Frequently Asked Questions
How did EcoVillage get started?
A group of friends sharing a vision of a positive alternative for residential development pooled their resources to create a limited liability corporation to finance the development of EcoVillage. They began with an exhaustive search for a suitable piece of land on which to build, and a number of investors toured similarly chartered communities here in the US and in Europe in order to assess best practices in design and governance. Once the 180 acre, original site was identified and feasibility studies concluded, the LLC constellated a blue ribbon panel of experts in sustainable architecture and site planning to create the master site plan and multiple house designs that reflected the commitment to environmentally sensitive building. Nothing was left to chance. A group of investors and future residents, working with professionals, developed the community's declaration, covenants, and bylaws, as well as architectural and environmental guidelines. These governing documents ensure that people buying into EcoVillage are assured of the ongoing commitment to preserving the charter of the community and the integrity of the land - an essential element to protecting the investment of every EcoVillage homeowner.
Ninety of the original 180 acres were subdivided into 28 lots – 25 smaller hamlet lots and three, 10 acre lots - with shared common area and over 85% of the 90 acres placed into “permanent open space conservation easement. Home construction began in 2001. A similar development plan was originally envisioned for the second 90 acre section and subdivision approvals from the County were pursued for an additional 25 hamlet lots and 3 conservancy lots with shared common area. To speed up the development and construction of homes, the LLC decided not to be the developer of this section of the property, and with the consent of the EcoVillage Community Association, sought a builder to purchase the 90 acre area, bond for and install the infrastructure (roads, wells, septic and utilities) and build homes on a “spec” basis. The infrastructure installation and the house plans and construction would all still be subject to meeting the Architectural and Environmental Guidelines. Although several proposals from builders were made, the builders were not prepared to construct to the rigor of the Architectural and Environmental Guidelines. Then it was suggested by several members of the EcoVillage Community Association’s Board that the LLC investigate ways to place a conservation easement over the property that would preserve the land and restrict its development in perpetuity. A conservation easement was placed over the 90 acre property in 2006 and donated to the Northern Virginia Conservation Trust.
How much does it cost to live in EcoVillage?
Lot prices average $140,000, which includes your lot, enjoyment of the shared acreage, and use of the Common House, EcoVillage's own community center. The construction cost of one's house depends on the size, amenities, and finishes that are selected. However, home prices [including the lot] are averaging in the $500,000s. Residential property taxes in Loudoun County, VA, are approximately one percent of assessed value. This rate is only applied to the private lots. The remaining shared acreage is not taxed.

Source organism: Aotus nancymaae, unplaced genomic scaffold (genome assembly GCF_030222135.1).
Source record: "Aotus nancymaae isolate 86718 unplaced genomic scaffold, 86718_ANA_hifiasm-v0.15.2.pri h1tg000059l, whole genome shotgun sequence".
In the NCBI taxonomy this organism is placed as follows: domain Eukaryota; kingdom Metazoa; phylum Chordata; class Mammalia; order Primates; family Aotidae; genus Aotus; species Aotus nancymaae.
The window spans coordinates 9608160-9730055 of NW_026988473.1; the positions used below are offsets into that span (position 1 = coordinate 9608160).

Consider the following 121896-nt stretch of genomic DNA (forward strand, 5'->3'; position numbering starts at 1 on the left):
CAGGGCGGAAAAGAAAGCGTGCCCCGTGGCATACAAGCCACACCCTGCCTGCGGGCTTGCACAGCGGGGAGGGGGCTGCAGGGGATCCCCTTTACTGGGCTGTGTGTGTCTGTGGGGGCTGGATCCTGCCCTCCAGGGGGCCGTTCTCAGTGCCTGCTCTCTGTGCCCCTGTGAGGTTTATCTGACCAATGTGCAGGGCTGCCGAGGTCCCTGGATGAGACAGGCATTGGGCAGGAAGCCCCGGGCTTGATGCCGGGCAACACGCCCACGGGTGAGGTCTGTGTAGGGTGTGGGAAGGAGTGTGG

Do I have to be an environmentalist to live in EcoVillage?
Joining EcoVillage is like contributing to the creation and maintenance of a land preserve. EcoVillage was founded on a dual commitment to live responsibly with regard to the natural environment and with respect to one's neighbors. By moving to EcoVillage, you are agreeing to contribute to the preservation and conservation of our shared land, which is protected by clear declarations, covenants, easements, restrictions and bylaws to which all residents must adhere. So, while not all EcoVillage residents self-identify as environmentalists per se, by building our homes here, we are explicitly agreeing to uphold the spirit and letter of those protections.
How do I get involved in community life?
Join a committee - or several! EcoVillage has a range of committees that do important work to support the ongoing needs of the residents and the land.
• Land Stewardship Committee
• Social Committee
• Covenant Compliance Committee
• Common House Committee
• Architectural & Environmental Design Review Committee
• Facilities Maintenance Committee
• Finance Committee
• Economic Development Committee
What are the community service requirements?
In order to encourage participation in the life of the community, a community service hour system was developed by the EcoVillage Community Association. Activities sanctioned by the Committees qualify as community service hours. Adult residents are asked to provide 5.5 community service hours each month and young adults, 10 to 17, are asked to provide 2 hours each month. Examples are: hosting a potluck, planning community social events, helping with community finances, tree planting, invasive removal, maintaining the trash and recycling area, monitoring contracts for community association work (putting a new roof on a barn, maintaining the road, etc.), pond cleanup, work related to the common house, reviewing landscape and construction plans of new homes, finding homes for feral animals, and more, Residents can select, “buffet style,” the activities they wish to perform in support of a given Committee(s) – and yes, Committee meeting time counts if you are a member of the Committee!